- ReBOUND data shows Jan 22 returns were more than 1.5x higher than Jan 21
- December 21 was busiest returns month ever – 226% higher than Dec 20
- December 2021 surpassed December 2020 returns volumes in just 9 days
UK fashion retailers saw more than twice the number of returns sent back to them in January 2022 compared to January 2021, according to new data from returns specialists ReBOUND.
ReBOUND, a Reconomy Group company helping retailers manage returns, analysed millions of transactions dating back to 2019 and found that January 2022 return volumes were 164% higher than the same month in 2021. January is usually the busiest month of the year for returns – however, January 2022 and 2021 were both dwarfed by December 2021 – which saw 10% more returns than January 2022 and 226% higher volumes than December 2020. This makes December 2021 the busiest returns month ReBOUND has ever recorded.
ReBOUND also found that December 2021 had already surpassed the total volume of returns seen in the same 2020 month by 9th December 2021. One explanation for these volumes could be that concerns around the Omicron variant saw many festive plans change and outfits bought for Christmas parties sent back.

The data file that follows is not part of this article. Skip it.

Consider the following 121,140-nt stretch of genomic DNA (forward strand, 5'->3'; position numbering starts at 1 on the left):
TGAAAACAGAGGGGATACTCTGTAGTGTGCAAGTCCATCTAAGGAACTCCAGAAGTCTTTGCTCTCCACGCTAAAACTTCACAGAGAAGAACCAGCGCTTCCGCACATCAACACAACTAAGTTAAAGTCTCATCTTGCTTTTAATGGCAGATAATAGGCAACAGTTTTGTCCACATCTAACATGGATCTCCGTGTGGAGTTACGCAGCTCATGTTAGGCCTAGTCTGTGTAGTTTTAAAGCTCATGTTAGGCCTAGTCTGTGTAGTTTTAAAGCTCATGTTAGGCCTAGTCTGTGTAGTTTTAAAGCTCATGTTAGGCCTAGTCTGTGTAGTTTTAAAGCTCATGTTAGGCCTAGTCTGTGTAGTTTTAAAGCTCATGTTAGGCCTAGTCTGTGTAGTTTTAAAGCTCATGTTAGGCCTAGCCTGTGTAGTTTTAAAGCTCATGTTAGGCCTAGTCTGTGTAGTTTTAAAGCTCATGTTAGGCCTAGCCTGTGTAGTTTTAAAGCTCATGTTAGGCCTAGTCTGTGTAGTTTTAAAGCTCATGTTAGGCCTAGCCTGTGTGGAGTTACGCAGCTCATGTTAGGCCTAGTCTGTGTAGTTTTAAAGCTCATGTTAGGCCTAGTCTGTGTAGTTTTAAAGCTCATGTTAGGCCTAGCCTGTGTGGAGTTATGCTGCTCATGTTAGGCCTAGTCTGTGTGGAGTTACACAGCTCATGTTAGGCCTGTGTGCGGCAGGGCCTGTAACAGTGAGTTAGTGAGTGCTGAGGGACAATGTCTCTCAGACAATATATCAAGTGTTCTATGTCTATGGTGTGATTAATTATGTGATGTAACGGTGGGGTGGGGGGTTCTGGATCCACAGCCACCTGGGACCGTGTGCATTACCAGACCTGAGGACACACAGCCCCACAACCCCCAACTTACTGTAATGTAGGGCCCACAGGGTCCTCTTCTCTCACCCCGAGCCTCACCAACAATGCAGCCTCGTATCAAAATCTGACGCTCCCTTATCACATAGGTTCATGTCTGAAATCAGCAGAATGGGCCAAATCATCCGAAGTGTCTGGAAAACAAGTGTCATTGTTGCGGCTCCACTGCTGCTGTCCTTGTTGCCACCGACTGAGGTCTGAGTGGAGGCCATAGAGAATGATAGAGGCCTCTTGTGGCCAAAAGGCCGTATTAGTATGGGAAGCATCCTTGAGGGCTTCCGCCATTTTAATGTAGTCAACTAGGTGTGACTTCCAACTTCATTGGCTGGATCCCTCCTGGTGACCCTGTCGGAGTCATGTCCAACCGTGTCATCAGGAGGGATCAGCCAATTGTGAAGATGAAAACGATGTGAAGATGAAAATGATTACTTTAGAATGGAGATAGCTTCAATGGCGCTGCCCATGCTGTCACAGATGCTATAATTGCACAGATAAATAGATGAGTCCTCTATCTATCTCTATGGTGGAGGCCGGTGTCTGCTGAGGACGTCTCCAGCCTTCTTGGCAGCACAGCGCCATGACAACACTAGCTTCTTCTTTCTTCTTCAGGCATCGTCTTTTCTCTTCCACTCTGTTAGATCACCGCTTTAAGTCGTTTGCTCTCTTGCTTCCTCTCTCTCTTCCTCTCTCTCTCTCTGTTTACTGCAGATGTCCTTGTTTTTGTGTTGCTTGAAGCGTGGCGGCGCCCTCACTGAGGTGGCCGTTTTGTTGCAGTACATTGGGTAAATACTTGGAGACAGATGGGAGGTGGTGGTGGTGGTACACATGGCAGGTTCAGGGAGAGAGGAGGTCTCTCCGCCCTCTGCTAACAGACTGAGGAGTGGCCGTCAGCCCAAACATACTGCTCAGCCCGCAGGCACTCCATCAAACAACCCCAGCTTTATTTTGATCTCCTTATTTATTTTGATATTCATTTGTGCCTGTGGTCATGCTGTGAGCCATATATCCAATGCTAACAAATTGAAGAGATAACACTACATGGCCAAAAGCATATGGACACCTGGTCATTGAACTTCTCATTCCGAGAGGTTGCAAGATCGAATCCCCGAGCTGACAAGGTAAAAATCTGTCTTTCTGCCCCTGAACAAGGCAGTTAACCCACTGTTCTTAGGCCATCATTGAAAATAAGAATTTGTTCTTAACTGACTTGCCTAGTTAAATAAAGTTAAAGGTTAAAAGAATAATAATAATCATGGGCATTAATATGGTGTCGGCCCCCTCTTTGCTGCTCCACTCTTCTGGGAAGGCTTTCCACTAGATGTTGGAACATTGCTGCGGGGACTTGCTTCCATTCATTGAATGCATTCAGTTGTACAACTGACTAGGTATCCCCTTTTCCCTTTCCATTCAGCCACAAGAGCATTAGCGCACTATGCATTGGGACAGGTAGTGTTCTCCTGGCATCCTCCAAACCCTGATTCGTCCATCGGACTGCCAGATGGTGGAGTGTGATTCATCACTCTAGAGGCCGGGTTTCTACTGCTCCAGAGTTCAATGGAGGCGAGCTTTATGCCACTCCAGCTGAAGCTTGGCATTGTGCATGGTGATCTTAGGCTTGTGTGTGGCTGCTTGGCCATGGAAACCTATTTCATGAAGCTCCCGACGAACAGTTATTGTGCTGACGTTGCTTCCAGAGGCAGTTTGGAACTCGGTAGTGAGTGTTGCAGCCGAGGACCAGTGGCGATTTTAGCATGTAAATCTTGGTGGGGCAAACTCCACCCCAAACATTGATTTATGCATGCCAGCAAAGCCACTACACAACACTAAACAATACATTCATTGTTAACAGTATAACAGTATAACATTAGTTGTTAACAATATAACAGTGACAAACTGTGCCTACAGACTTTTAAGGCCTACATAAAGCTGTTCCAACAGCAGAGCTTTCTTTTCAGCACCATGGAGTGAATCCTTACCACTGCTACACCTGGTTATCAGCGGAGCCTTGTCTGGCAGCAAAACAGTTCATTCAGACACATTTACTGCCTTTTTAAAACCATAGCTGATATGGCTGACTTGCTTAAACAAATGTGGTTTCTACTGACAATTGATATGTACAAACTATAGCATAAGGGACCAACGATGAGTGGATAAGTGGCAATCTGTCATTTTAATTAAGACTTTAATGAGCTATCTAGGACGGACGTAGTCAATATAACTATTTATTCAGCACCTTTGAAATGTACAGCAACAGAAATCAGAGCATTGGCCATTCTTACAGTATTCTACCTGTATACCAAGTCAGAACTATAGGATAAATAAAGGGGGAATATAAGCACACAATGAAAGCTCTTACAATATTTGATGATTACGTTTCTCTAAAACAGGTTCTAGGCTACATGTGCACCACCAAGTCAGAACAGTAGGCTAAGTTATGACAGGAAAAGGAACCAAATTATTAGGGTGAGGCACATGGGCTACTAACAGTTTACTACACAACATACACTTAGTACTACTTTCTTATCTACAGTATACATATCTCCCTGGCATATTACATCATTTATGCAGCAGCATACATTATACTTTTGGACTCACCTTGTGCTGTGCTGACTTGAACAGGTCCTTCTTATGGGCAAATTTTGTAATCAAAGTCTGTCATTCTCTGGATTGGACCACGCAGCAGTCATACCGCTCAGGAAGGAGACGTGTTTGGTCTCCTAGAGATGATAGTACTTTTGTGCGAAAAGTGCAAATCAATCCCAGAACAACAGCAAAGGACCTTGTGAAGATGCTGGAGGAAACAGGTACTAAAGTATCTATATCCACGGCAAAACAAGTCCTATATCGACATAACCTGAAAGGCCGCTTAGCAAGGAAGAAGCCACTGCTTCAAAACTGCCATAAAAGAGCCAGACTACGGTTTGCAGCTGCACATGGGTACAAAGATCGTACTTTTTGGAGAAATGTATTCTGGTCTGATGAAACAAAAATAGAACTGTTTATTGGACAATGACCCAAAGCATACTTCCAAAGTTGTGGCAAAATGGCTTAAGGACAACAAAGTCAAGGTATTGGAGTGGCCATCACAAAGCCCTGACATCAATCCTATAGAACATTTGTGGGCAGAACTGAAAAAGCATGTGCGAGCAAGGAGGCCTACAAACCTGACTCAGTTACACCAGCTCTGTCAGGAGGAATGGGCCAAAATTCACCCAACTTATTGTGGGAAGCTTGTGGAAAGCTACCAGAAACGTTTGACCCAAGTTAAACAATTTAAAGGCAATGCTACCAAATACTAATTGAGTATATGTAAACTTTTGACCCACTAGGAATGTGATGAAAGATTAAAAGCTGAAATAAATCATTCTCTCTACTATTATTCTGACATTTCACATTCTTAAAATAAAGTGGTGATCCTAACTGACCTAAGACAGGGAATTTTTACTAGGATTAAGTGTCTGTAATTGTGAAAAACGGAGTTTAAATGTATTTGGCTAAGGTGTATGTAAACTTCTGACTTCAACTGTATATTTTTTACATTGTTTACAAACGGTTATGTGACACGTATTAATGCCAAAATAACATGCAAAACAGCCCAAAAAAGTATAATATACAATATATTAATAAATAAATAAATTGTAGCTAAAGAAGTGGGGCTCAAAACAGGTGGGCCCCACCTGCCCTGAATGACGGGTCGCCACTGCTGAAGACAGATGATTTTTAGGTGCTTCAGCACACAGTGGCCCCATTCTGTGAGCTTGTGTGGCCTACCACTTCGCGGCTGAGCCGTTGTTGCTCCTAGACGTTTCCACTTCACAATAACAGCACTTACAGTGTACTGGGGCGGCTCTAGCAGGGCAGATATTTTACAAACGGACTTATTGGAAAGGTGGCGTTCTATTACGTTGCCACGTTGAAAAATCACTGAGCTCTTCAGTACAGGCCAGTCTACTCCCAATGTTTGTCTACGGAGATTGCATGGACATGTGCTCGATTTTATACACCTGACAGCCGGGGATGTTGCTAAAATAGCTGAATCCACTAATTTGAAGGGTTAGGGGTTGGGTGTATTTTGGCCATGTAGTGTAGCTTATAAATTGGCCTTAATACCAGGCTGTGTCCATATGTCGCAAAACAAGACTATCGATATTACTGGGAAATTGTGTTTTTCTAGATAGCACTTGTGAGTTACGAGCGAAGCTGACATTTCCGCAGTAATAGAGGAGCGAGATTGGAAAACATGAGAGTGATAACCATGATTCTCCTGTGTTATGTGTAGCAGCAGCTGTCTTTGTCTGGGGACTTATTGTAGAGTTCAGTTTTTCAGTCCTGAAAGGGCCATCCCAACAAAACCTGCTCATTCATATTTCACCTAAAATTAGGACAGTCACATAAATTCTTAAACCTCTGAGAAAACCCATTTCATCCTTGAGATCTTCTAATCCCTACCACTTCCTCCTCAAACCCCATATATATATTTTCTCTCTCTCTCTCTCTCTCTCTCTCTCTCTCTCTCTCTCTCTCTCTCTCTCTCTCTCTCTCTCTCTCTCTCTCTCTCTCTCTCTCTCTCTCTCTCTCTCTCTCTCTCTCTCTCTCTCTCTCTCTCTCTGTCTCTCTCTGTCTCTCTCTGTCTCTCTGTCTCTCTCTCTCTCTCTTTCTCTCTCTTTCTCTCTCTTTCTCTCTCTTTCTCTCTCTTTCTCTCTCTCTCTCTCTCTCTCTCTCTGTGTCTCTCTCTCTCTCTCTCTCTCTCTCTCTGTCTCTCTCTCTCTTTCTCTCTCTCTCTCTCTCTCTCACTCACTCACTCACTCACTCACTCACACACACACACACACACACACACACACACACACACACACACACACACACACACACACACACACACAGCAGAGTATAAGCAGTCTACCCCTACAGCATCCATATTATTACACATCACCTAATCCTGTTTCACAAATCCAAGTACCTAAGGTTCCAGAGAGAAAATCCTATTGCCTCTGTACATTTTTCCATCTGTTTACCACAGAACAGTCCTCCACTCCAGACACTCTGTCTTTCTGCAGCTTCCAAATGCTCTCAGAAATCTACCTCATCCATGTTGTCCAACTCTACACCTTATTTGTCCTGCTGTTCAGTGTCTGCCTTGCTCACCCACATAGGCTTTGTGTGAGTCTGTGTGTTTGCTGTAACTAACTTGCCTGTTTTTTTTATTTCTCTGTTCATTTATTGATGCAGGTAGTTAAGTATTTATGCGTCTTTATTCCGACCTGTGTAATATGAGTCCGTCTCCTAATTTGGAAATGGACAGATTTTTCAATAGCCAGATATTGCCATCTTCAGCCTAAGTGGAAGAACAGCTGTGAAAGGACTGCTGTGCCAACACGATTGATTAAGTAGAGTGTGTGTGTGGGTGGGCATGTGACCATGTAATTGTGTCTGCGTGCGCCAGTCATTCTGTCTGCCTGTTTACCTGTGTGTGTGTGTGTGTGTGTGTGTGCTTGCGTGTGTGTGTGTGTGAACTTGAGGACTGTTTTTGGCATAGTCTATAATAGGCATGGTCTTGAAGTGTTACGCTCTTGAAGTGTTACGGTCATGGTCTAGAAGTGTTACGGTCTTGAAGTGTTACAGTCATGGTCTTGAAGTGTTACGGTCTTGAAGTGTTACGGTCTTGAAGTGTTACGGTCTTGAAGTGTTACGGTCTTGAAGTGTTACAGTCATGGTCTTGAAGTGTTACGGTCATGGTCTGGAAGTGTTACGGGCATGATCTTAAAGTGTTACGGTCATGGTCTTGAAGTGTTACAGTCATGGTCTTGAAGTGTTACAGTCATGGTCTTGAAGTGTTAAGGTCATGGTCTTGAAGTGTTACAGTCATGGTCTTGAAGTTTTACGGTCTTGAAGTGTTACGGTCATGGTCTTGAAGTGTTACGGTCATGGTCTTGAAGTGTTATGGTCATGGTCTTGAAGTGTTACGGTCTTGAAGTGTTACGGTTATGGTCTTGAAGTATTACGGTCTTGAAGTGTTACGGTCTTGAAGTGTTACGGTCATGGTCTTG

Returns were high across 2021. Despite lockdown measures across the UK lifting in early January 2021, ReBOUND saw a 44% rise in the annual volume of online returns sent back to fashion retailers compared to 2020.
Online shopping typically sees a higher rate of return than in-store and while high streets haven’t faced lockdown closures for over a year, the sheer volume of returns remains high due to the pandemic-induced online shopping boom. ReBOUND found that the average online return rate – the proportion of purchases the typical shopper tends to send back – rose to 40% in January 2022, compared to 33% pre-COVID – meaning two in every five online fashion purchases are now sent back.
Graham Best, ReBOUND CEO, said: “This data clearly shows that retail’s high returns era is here to stay and brands can no longer afford to maintain a ‘sell everything to everyone’ mindset. We know that most customers do lower their own individual return rates over time if they continue buying from one brand, as they’ll become more accustomed to that brand’s sizing details as well as their own preferences. However, retailers simply cannot afford to wait, as volumes of this scale will have enormous environmental and economic costs. Retailers should act now, tracking returns data to understand how carbon emissions can be cut from inefficient routes and how to provide shoppers with purchases they’re more likely to keep.”